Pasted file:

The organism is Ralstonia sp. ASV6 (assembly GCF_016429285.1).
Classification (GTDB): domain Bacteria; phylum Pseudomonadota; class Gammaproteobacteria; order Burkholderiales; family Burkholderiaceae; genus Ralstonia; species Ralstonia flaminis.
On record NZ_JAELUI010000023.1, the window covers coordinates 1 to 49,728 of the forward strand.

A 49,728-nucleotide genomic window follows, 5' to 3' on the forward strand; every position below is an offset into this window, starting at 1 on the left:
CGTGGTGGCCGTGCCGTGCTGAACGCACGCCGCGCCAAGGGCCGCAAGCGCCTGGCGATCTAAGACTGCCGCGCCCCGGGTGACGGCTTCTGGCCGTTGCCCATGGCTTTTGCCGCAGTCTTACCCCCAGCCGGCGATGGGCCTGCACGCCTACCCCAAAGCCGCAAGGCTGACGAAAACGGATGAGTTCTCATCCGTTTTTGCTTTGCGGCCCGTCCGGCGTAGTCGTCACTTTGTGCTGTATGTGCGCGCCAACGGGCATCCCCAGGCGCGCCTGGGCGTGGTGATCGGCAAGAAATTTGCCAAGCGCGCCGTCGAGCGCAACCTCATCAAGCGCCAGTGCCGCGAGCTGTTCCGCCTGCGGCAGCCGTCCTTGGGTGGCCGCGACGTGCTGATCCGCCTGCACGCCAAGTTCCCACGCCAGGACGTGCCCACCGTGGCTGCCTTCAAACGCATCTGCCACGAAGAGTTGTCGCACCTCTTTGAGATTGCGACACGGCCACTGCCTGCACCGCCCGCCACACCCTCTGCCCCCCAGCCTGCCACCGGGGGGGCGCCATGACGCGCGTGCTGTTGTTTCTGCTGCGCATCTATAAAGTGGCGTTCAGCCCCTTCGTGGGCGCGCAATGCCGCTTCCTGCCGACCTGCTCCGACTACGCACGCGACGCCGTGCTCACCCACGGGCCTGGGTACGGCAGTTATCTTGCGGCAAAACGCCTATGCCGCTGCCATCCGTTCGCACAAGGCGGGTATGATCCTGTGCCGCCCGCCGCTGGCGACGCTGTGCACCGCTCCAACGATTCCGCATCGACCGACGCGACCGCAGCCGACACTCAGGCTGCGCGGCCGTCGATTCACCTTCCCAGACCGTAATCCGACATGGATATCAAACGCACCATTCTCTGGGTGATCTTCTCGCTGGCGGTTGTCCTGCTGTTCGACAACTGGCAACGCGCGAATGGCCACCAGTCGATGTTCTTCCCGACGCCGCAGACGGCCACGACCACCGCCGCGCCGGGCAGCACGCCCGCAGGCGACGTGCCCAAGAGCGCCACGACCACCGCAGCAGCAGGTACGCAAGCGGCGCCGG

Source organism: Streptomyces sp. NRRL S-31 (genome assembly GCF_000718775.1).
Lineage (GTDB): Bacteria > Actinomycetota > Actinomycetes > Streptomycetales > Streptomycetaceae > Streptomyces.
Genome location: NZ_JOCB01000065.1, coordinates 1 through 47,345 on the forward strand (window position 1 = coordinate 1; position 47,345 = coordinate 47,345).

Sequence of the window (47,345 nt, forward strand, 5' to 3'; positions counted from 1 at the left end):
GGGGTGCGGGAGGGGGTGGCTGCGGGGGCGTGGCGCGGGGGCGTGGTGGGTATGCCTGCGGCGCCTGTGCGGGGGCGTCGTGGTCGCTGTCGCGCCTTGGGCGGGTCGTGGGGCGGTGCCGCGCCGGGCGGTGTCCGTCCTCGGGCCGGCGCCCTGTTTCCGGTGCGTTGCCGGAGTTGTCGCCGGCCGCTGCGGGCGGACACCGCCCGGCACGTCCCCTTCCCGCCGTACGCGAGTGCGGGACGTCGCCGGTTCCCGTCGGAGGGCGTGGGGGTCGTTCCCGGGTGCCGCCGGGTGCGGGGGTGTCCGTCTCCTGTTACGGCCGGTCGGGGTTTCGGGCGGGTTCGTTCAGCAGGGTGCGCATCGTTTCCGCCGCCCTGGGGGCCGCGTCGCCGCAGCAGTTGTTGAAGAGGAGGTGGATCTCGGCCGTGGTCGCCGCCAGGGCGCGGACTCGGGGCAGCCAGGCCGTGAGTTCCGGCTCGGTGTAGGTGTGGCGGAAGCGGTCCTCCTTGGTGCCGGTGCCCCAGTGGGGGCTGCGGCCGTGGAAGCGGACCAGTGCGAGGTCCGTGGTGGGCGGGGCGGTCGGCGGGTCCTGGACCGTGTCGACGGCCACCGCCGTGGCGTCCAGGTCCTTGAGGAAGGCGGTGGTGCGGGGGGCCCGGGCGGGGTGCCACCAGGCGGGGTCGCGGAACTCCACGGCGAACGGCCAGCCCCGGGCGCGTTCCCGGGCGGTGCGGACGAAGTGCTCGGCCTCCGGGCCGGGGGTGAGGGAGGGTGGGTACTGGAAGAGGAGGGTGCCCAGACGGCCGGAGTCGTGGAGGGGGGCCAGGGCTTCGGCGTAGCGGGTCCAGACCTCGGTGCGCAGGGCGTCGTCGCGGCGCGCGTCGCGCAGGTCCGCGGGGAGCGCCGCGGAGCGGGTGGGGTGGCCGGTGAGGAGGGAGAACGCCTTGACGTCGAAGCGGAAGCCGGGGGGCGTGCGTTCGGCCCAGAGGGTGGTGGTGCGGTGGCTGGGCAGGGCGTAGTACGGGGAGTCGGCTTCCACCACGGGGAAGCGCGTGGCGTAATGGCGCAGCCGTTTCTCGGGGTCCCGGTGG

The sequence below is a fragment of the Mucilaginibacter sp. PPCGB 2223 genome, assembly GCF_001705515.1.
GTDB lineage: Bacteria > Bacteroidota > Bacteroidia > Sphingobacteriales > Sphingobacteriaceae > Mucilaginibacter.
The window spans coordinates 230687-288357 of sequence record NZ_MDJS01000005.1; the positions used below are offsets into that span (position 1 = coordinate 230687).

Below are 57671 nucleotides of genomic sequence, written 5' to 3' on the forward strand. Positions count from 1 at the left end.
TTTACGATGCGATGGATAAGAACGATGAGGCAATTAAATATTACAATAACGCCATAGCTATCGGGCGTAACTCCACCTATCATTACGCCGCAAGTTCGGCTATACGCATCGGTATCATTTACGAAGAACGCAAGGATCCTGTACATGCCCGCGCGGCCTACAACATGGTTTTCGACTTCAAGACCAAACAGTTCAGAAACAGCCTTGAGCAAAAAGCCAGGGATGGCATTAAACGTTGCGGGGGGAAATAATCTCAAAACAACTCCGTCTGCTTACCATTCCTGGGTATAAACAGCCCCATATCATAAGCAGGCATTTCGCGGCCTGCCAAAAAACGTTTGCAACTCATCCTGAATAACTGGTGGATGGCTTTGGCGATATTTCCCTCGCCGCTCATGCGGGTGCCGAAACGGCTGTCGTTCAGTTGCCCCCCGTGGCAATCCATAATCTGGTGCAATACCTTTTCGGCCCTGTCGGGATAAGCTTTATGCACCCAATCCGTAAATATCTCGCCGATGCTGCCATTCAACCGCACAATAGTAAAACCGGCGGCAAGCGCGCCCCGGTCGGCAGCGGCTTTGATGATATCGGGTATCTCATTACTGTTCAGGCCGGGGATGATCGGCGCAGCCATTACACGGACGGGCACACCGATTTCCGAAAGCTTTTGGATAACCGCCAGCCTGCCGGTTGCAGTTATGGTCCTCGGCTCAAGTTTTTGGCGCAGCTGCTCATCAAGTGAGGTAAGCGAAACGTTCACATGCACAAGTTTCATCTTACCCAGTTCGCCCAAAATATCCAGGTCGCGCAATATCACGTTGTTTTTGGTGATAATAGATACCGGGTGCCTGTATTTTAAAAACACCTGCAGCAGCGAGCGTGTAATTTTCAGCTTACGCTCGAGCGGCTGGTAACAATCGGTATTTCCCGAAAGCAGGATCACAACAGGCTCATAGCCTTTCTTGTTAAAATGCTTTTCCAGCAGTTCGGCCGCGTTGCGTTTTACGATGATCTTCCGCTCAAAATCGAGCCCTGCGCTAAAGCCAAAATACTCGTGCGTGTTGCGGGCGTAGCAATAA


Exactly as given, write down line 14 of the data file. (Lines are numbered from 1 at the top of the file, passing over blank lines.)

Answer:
Below are 57671 nucleotides of genomic sequence, written 5' to 3' on the forward strand. Positions count from 1 at the left end.